It is unclear if there will be a resolution to this incident any time soon. The student’s mother has filed a complaint with the archdiocese’s Catholic education office in the hopes of receiving not only an apology, but a commitment to host diversity and inclusion trainings.

This incident is both tragic and inspiring. Tragic because a student entrusted to the church’s care was humiliated and degraded in front of their classmates, and in doing so, Catholic officials failed in their educational mission. Inspiring because the parish community’s vibrant response in support of the student is a hopeful sign. Evident in their comments and actions, younger generations have no tolerance for discriminatory behavior and they are more than willing to hold church leaders accountable when it happens. That they find support from parents and parish ministers is even more encouraging. Fr. Lombardi and the Archdiocese of Baltimore should not ignore this protest; rather, they should admit wrongdoing and seek reconciliation with the student and the community they have harmed.

Robert Shine, New Ways Ministry, November 24, 2021

5 replies
  1. Thomas Ellison
    Thomas Ellison says:

    Is the school’s dress code such that uniforms are worn ? If that is the case, then perhaps the principal has a point. The postive thing here is the response of some parents to don ‘rainbow’ masks at Mass. They may be a minority of parents in this situation, but they take the right course. No Catholic should be made to feel marginalized by the Church. Once again, Church leaders, and some clergy are missing the message. Jesus sought the marginalized. It was the priestly caste with their rules and attitudes that drew his scorn.

  2. John Hilgeman
    John Hilgeman says:

    Ah, yes. I’m sure that if Jesus were there, he would have demanded the girl take off her pride shirt. And I’m sure that he would have added: “I love all of you, and whatever you do to the least – unless they are LGBTQ+ children – you do to me, because support for LGBTQ+ people is against my teaching.”

    I guess the question is: “What would Jesus do?” And I am certain he would not have humiliated the girl, and would not have condemned LBGTQ+ people. After all, he was the one who defended the woman caught in adultery. He was the one who not only did not condemn the Samaritan woman who had had five husbands, but took the time to instruct her and in effect made of her a messenger. He was the one who praised the faith of the Centurion who asked for a cure for his slave (who could well have been his lover). He was the one who identified with the least. And surely, in many Catholic structures, LGBTQ+ people are among the least.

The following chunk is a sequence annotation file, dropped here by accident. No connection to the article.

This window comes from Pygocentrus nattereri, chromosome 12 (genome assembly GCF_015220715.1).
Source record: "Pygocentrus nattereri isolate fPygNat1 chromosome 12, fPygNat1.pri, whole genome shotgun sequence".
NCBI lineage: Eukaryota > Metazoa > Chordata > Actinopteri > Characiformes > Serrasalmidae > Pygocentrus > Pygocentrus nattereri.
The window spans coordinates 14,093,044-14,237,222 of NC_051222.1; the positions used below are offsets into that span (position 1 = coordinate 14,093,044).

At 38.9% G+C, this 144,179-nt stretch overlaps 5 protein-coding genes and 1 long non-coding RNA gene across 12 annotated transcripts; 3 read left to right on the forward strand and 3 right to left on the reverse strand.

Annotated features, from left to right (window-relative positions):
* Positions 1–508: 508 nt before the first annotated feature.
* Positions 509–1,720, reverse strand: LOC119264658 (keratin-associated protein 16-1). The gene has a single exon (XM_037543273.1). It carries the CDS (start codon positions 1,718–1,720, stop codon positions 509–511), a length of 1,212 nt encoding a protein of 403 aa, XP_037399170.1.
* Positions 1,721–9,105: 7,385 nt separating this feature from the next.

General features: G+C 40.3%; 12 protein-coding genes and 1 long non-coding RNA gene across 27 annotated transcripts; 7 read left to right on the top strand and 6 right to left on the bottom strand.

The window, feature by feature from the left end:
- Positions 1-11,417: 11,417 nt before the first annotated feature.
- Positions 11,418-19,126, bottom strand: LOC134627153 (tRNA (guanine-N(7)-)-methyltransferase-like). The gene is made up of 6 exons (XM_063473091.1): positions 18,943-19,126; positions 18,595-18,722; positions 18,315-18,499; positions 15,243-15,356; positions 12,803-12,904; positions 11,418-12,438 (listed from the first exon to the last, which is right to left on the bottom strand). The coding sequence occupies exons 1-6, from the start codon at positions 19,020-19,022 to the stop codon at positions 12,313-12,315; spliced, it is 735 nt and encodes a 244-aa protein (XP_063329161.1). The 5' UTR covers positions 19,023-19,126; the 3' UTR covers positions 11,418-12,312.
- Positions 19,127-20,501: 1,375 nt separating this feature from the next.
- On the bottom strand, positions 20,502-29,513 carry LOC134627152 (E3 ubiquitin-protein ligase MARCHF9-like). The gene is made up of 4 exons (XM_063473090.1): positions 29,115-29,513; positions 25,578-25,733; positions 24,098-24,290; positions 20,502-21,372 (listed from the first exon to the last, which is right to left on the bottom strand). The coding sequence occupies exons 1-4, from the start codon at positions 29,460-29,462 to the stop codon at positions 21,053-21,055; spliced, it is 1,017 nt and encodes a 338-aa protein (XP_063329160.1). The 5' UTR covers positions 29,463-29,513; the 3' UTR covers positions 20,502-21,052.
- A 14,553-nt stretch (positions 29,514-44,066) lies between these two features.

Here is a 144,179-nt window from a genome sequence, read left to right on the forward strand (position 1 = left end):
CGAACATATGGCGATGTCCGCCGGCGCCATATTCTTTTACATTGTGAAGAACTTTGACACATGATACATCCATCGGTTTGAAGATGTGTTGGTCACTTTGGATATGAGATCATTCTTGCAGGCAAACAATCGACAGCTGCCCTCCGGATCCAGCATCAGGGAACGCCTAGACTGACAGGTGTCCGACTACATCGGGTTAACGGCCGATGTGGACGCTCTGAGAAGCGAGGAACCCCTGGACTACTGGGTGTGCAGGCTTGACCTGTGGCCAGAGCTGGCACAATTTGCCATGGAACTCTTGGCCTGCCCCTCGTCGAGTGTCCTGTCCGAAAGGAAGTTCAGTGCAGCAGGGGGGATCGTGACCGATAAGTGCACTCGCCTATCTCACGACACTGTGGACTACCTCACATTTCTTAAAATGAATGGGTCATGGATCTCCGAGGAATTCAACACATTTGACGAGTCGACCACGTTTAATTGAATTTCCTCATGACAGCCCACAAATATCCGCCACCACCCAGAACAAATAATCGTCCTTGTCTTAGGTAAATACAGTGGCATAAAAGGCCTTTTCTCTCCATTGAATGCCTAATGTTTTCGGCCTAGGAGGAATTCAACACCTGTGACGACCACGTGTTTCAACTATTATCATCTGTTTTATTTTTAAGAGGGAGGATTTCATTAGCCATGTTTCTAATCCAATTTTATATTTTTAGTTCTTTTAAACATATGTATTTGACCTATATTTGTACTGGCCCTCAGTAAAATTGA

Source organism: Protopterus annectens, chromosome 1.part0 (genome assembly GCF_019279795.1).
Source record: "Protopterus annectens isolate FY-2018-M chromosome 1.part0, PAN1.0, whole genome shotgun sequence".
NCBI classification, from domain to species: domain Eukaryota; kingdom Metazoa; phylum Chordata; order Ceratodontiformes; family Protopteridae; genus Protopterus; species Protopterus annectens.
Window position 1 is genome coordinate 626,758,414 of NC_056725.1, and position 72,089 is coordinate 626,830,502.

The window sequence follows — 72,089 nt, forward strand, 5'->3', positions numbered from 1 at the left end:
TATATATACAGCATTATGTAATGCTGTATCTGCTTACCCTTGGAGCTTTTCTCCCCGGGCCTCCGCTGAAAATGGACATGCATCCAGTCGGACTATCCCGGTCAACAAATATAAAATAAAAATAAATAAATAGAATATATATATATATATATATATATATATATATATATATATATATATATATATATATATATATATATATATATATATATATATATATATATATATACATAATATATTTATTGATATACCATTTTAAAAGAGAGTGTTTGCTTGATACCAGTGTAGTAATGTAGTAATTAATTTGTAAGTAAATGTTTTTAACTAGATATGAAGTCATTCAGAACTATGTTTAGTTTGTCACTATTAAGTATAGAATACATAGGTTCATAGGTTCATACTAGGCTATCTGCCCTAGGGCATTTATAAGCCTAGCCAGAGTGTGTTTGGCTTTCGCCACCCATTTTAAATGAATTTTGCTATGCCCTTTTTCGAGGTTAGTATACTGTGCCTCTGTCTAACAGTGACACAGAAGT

Kudos to the children and parents who seem more in sync with the teachings and actions of Jesus than some of those in positions of authority. After all, any Catholic doctrine that is at odds with the teachings and actions of Jesus, is a doctrine without validity.

  3. Doug Roach
    Doug Roach says:

    Why do church officials always use church teachings and church doctrine , all formulated by men, to defend their position on a number of present day church issues?
    I have never heard a church leader take someone to task because they were not following the teachings of Jesus. Church officials hardly ever use any language or saying of Jesus to chastise another catholic.
    Perhaps church authorities know very little about the teachings of Jesus and his mindset.
    I guess that’s why what Jesus said centuries ago still is so true today: “Father, forgive them for their know not what they do”.

  4. Loretta
    Loretta says:

    Am I reading this correctly? The girl was told to remove her shirt while they were at the back of the church? Asking someone to remove their clothing is a violation of basic decency regardless of what was on the shirt. They should bring a lawsuit against the person under the guidelines of protecting God‘s children.
    Again regardless of what was on the shirt, this is outrageous.